In Phil Baty's leading article "Missions trail leads to success" (13 January), the case for diversification and differentiation was made strongly with the warning: "Universities that fail to establish a distinctive mission and do not carve out a niche may struggle to survive in the coming marketplace."
Distinctiveness strategies have been at the forefront of our work at the University of Plymouth, where we have headed a project, "Leading Transformational Change", funded by the Higher Education Funding Council for England. In conjunction with colleagues at Teesside University, our project has mapped English higher education institutions according to their mission statements.
As reported in Times Higher Education in October, the study specifically examines new market spaces for the higher education sector and considers the academic leadership and business models needed to support and sustain them.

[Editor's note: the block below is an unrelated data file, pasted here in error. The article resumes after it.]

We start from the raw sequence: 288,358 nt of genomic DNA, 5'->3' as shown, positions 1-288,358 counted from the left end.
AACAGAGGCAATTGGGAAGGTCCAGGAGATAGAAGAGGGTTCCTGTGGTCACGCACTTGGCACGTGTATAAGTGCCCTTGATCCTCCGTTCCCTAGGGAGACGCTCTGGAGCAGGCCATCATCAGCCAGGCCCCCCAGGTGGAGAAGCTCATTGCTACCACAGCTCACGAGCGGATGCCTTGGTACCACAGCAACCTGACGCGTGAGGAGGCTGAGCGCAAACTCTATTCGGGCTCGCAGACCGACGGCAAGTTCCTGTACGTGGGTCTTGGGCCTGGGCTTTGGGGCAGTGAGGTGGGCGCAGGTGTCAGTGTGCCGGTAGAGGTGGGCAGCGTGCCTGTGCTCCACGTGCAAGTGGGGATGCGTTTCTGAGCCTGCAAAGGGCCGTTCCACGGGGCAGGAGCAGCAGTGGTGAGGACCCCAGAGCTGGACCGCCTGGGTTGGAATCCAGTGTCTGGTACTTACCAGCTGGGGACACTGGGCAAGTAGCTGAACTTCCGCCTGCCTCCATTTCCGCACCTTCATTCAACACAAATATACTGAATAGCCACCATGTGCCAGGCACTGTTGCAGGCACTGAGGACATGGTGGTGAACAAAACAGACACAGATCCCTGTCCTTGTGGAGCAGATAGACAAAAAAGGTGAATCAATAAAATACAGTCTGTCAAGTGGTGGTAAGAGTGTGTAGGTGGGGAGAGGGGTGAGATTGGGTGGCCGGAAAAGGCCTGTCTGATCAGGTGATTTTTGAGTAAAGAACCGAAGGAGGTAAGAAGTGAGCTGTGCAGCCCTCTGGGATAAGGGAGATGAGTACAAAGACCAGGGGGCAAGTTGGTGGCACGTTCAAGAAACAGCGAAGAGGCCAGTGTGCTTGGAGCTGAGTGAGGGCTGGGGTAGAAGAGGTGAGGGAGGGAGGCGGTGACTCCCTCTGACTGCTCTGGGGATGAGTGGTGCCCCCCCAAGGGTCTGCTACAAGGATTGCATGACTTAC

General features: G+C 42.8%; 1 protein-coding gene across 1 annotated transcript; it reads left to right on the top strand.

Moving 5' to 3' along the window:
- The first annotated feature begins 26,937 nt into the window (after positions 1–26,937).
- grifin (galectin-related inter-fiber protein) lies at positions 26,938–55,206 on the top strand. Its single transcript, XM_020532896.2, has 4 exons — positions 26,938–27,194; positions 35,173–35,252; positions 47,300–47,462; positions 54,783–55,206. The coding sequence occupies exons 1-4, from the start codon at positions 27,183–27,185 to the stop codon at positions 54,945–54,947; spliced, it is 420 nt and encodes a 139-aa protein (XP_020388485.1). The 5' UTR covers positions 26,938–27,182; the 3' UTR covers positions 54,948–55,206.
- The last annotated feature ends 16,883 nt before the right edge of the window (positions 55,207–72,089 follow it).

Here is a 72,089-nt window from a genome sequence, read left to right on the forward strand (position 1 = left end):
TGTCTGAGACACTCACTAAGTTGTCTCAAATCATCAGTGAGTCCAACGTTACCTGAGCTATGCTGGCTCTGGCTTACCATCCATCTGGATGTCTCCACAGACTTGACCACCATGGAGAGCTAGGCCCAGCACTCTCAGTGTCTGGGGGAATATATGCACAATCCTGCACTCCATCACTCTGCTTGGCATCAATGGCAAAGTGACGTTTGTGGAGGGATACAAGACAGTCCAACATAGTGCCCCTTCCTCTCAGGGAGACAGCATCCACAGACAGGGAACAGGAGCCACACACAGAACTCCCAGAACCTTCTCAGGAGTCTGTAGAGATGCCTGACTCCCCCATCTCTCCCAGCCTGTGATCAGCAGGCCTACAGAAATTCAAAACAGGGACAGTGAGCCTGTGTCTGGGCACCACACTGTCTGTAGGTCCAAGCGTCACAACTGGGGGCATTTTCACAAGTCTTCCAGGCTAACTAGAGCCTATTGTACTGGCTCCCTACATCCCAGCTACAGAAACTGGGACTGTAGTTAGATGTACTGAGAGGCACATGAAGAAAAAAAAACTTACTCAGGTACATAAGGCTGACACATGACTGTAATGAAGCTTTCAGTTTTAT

The results show that the majority of university missions are trying to cover all bases, ie, "the race to the middle". Interestingly, during the course of our research we have seen a number of universities that have broken away from the pack to focus on particular niche areas - developing their unique position and creating new markets or increasing their market share.
As well as strategies for developing distinctiveness, it appears that mission groups do not best reflect the higher education landscape going forward. There is broad agreement that universities will need to define and articulate their student offer in the post-Browne, post-Comprehensive Spending Review environment, with perhaps an institution-specific focus based upon place, partnerships, reputation and mission. We need to reconsider the long-held assumptions about the building blocks of higher education when the onus is now so clearly placed upon individual institutions and how they stand out from the crowd.
Wendy Purcell, Vice-chancellor, University of Plymouth.